High altitude: what you need to know
Some of the incredible travel destinations are located in places difficult to rich or at a high altitude. This affects everyone to some extend, but some people suffer more than others. I almost always suffer from high altitude. From tiredness and sleepiness to rather extreme vomitting…I had it all. South America is a place with so many amazing locations. The pity is that many of them are located at high altitude. It never actually stopped me from going places, but it definitely slowed me down and I could not enjoy as much as in other places. I tried many things and came up with some conclusions.
Here you have some tips how to avoid getting unwell and how to survive when you do. There’s nothing worse that traveling for many hours in an old crowded bus to a destination you have been dreaming of for long and not being able to get up from bed once you get there.
Air at high altitudes is thinner and the content of oxygen is lower. This affects the functions of our bodies. 15% of the oxygen intake is used by our brains. If you lack of the essential amount of oxygen for the functions of your brain, your judgment declines and you might display speech confusion.
At high altitude you can also suffer those symptoms:
- breathing difficulties,
- feel dizzy,
- suffer headaches,
- have problems with sleep,
- get extremely tired.
Our bodies start ‘feeling’ altitude usually above 2500 meters above the sea level. Some people however, start having symptoms at much higher altitude than others. Just observe your body.
By following these simple steps, you can avoid some of the unpleasant symptoms and instead enjoy your trip.
If you plan to reach places in high mountains altitude adaptation can be different. This guide is based on my experiences and experiences of other travelers I have met on my way as well as locals from high altitude destinations and pharmacists.
Please note that this guide is might not be useful for you if you plan to climb some extreme peaks. I haven’t been any higher than 5200 meters above the sea level and therefore cannot give you any advice if you plan traveling higher than that.
1. Take it easy and rest.
When you arrive to a hight altitude destination from the place that is much lower, give yourself some time to adjust. If possible, gradually travel high as it makes it easier to acclimatize.
At high altitude your sleep can be disturbed and you may suffer sleepless nights. Taking sleeping pills however, is not a good idea since your body is already extremely tired and the pills can cause slipping into coma. Oxygen shots can help you to have a good resting night.
2. Avoid exercise.
Try to walk slowly. Since the air is thinner, your body gets less oxygen than normally and it first utilizes it for brain functions before the muscles. If you exercise, your muscles will need more oxygen to work and there might not be enough for brain. It can result in extreme tiredness and fainting. Don’t try be a hero and push your body to the limits, there’s only so much you can control.
If you really struggle with breathing, ask at your hotel or pharmacy for oxygen bottles.
3. Drink plenty water.
In many high altitude place the air is dryer than normally and the risk of dehydration is more likely. Symptoms of dehydration are similar to altitude sickness symptoms, so if you feel light-headed or have a headache, drink plenty water. Dehydration makes blood thicker, which limits oxygen flow. Aspirin, apart from frequent water intake, can help. In South America, for example, tap water is not good for consumption, but I have discovered a great LifeStraw filter bottle that makes the water drinkeable and saves you money.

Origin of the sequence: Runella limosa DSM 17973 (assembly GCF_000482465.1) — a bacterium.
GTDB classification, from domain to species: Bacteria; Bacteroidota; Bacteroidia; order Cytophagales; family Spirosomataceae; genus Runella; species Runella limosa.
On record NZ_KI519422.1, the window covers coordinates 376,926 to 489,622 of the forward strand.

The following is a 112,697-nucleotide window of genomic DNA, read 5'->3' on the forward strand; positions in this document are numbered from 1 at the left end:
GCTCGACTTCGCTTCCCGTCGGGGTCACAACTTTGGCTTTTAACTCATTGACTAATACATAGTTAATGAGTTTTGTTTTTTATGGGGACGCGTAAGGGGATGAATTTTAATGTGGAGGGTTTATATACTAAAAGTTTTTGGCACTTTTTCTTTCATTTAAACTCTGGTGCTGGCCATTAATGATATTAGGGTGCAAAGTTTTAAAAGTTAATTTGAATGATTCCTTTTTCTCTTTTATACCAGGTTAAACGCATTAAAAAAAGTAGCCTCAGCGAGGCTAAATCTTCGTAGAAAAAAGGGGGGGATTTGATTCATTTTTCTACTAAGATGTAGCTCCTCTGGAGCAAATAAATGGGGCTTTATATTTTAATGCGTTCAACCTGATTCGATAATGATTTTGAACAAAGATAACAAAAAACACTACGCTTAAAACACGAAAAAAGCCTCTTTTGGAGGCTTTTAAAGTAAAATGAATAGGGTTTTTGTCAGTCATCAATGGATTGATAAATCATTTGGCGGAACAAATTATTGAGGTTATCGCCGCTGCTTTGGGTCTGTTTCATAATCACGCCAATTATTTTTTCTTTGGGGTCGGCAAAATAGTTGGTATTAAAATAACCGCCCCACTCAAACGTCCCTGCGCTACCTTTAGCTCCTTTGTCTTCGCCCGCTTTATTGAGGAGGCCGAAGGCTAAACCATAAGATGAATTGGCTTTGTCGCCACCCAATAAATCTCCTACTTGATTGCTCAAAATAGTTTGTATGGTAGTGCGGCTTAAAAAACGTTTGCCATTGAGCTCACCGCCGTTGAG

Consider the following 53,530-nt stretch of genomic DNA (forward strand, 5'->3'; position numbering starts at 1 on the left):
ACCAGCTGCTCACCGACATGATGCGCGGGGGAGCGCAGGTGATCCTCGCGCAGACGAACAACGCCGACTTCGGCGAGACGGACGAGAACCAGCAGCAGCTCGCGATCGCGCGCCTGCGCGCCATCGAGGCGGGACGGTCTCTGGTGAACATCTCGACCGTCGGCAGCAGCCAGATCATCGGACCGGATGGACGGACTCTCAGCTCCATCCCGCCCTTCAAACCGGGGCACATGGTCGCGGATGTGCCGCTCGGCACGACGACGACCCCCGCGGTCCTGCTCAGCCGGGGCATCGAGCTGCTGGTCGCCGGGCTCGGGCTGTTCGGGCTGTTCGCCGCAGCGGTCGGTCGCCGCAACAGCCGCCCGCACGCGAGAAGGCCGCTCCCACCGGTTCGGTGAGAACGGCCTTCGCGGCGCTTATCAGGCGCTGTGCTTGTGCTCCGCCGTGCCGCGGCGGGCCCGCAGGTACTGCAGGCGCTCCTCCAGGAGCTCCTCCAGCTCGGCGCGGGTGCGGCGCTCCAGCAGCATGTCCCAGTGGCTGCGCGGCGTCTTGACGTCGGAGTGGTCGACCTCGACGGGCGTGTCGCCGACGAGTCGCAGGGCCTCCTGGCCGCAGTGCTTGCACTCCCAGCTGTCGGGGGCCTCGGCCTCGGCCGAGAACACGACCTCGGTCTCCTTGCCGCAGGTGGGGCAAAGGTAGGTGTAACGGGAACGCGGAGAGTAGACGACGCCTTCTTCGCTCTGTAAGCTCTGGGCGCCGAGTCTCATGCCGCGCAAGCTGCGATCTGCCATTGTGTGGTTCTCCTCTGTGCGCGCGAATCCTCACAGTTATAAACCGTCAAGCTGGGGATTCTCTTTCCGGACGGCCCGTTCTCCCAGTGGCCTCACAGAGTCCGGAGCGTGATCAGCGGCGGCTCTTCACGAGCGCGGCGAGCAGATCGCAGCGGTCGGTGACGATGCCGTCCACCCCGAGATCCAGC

Because the air has very low humidity, with every breath the water evaporates from your lungs, which can result in dry cough. To ease sore throat and cough, try to breathe through your nose instead of mouth.
4. Avoid alcohol and caffeine.
As mentioned above, at high altitude you can get easily dehydrated. Alcoholic drinks and caffeine is not a good idea as they contribute to faster dehydration.
5. Chew coca leaves.
Coca leaves are used to produce cocaine, but as a plant they are used to help high altitude sufferers. For centuries Peruvians have been chewing coca leaves as an antidote to thin air. I haven’t tried it, others I met did and they swear it works. I had drunk however, coca leaves tea for breakfast in Cuzco. Are you thinking you might get drugged? Don’t worry, leaves before further production don’t have the same qualities as narcotics.
6. Eat light.
Digestion at high altitude slows down and some foods can be difficult to digest, for example fatty foods. It is better to avoid them. Also salty things should be avoided. Eat small amounts often, even if you don’t feel hungry. Feeling sick can be distressing, but avoiding food will make your body suffer more.
7. Eat carbohydrate based foods.
Snack on nuts, chocolate, seeds of any kind and dry fruits. Those will give you energy and are easy to digest.
8. Keep warm.
At high altitudes the temperature drops down. It is not only not very pleasant (well…especially for sun and heat lovers like me), but also dangerous. Wear layers, drink plenty water and eat small portions frequently. This will help your body stay warm.
I hope these tips will be useful for you one day and you will be able to enjoy some awesome destinations to the fullest.
I would love to read your feedback in the comments. If you like this post, share it with others and make their holidays easier.
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